Thursday, October 16, 2008

Four Corners Geological Society talk tomorrow

I'm the speaker at this month's Four Corners Geological Society meeting in Durango. (The title is "Stitching plutons or magma-enhanced deformation: reaction textures, deformation, and thermal modeling from the aureole of the Victory Pluton, NE Vermont." I realize that 1) the title is way too long, and 2) at least one person reading this blog will wonder whether I have actually done anything in the past eight years. The answer, btw, is that I'm trying to wrap up some things related to the Vermont work, and I thought the FCGS members would be more interested in hearing about that than about pedagogy research.)

If anyone reading would like to come, it's in the basement of the College Union Building (the "Sub-CUB Pub"). There's a social hour at 5:30 pm, dinner at 6:30 pm, and the talk at 7:30 pm. Normally we take RSVP's for dinner, but there should be some extra space. (Let me know, though - I don't think there are many Durangoans reading this, but I could be wrong.) Dinner is $20, the talk alone is $2, and if you're a Fort Lewis College student, the talk is free.

Four Corners Geological Society website

(And to those wondering how I'm adjusting to moving all my old images to Powerpoint, the answer is... well, you know how you can scan slides? I had a work-study student doing that for some of mine, but they were scanned at the size of a postage stamp. When I opened the files, I felt kind of like the guys in Spinal Tap when the eighteen-inch Stonehendge set appeared. Fortunately, I've got new digital thin section photos, and maps and graphs that open in Illustrator, and thermal modeling results that open in Excel. But I had a moment where I wondered whether I could just do the entire thing with slides, except for the part that uses new data...)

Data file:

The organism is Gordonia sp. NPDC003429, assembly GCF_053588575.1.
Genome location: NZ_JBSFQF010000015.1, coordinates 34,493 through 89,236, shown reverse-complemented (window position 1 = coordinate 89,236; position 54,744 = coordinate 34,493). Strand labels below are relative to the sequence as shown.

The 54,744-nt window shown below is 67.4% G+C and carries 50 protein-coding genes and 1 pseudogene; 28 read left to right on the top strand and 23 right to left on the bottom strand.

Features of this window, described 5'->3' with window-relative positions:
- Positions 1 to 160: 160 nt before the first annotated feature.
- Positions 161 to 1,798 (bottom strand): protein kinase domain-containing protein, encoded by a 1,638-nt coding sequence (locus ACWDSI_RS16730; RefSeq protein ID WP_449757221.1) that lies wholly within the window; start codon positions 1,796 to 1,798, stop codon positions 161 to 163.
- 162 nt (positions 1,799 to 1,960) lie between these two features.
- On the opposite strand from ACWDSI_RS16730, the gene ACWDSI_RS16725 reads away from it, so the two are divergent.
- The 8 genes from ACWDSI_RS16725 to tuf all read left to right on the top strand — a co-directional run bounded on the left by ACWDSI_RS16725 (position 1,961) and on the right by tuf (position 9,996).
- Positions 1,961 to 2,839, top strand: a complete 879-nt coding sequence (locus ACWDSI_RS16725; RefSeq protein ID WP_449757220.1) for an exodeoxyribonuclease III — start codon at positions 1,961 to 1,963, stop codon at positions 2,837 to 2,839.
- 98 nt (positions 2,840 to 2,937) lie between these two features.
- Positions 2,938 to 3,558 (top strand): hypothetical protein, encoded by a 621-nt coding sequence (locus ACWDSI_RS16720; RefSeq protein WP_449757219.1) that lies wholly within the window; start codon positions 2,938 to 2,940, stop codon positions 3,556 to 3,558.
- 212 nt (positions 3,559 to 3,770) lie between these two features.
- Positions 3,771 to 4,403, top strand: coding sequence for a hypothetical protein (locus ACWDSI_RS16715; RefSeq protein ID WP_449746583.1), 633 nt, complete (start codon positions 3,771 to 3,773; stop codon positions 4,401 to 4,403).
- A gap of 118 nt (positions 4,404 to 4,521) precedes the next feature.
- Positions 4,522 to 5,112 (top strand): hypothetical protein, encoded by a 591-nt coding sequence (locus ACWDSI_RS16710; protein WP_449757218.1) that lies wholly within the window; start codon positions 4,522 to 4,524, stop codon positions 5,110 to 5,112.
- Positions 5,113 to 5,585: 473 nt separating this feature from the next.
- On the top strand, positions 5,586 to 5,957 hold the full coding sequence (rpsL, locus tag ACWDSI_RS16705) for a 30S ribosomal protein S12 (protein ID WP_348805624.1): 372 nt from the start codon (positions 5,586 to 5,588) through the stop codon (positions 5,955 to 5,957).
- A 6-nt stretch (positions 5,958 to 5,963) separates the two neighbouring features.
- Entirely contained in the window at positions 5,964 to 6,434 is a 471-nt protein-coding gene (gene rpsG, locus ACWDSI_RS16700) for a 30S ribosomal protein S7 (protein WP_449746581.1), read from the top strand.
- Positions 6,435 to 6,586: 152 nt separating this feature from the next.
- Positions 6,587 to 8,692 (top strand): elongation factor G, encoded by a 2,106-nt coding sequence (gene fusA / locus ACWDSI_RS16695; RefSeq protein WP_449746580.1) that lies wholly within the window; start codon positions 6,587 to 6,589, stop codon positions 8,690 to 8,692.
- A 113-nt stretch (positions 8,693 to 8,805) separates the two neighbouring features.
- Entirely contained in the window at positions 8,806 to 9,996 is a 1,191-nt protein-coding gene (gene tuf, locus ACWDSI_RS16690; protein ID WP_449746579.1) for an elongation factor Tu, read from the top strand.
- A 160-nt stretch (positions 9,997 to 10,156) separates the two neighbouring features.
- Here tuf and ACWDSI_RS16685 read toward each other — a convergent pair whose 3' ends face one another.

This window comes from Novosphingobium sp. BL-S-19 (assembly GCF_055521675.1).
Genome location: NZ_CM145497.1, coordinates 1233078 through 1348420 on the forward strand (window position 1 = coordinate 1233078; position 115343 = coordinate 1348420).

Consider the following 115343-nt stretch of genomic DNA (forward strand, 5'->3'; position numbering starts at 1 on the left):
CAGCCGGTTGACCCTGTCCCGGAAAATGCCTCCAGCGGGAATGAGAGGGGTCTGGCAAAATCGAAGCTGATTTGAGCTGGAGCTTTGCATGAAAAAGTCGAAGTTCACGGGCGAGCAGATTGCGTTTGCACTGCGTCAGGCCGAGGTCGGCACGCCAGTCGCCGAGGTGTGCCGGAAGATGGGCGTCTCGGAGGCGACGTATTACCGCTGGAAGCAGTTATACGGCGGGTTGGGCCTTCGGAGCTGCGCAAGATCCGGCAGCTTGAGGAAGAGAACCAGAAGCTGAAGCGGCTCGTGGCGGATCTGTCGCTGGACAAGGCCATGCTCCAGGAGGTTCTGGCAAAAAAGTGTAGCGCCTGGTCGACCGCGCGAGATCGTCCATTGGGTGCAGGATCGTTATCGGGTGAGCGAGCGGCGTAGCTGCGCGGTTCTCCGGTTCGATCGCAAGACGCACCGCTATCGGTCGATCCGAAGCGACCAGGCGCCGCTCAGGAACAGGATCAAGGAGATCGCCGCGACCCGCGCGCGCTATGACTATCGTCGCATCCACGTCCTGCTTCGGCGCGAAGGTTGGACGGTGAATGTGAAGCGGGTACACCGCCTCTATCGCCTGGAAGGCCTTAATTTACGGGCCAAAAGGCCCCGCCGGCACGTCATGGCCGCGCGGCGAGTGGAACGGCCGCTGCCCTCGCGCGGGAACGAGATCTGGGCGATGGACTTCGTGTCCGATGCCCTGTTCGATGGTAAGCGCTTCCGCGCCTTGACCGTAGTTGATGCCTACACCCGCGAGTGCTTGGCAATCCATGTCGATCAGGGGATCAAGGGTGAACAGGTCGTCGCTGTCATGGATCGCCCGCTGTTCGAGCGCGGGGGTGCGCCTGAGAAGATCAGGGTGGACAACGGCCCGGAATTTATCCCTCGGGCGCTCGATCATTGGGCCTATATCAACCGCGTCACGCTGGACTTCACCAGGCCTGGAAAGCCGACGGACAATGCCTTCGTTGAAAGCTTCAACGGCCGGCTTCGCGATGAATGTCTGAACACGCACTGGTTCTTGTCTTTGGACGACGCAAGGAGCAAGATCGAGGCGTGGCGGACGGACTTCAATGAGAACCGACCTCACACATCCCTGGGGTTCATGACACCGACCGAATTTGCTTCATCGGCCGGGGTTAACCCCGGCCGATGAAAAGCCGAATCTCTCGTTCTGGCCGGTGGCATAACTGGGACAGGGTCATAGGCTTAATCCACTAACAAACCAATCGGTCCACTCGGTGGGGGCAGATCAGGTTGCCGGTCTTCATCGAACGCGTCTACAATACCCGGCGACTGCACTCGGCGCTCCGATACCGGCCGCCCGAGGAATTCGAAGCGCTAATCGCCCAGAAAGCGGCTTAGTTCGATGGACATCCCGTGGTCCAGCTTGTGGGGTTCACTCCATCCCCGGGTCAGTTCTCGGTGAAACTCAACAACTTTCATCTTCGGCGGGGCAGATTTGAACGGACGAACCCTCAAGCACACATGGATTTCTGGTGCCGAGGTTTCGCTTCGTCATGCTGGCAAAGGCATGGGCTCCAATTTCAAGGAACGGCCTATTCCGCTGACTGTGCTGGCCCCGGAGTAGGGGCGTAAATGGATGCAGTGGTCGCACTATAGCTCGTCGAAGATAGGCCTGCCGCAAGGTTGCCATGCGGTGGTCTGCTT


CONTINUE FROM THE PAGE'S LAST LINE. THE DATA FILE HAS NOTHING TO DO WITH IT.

Elli said...

Strangely enough, I just had a thought of driving up to NEK to sample for my mineralogy - petrology class projects for the 2009 sequence. I'd probably have to go before the end of November, though, in order to miss snow. I was thinking of giving each student an igneous and a metamorphic rock of their own and having them work on them on and off through the two courses... Maybe I'll find a closer pluton - contact aureole to do instead.

kurt said...

As you can imagine, your talk sounds very interesting to me! I am glad that you're making progress on that. Someday I hope to hear more! Perhaps in Portland next year.

I met Scott Paterson (USC) this summer while we were out and about. That thermal modeling stuff is truly fascinating! You two might have a lot to talk about if you don't already know each other.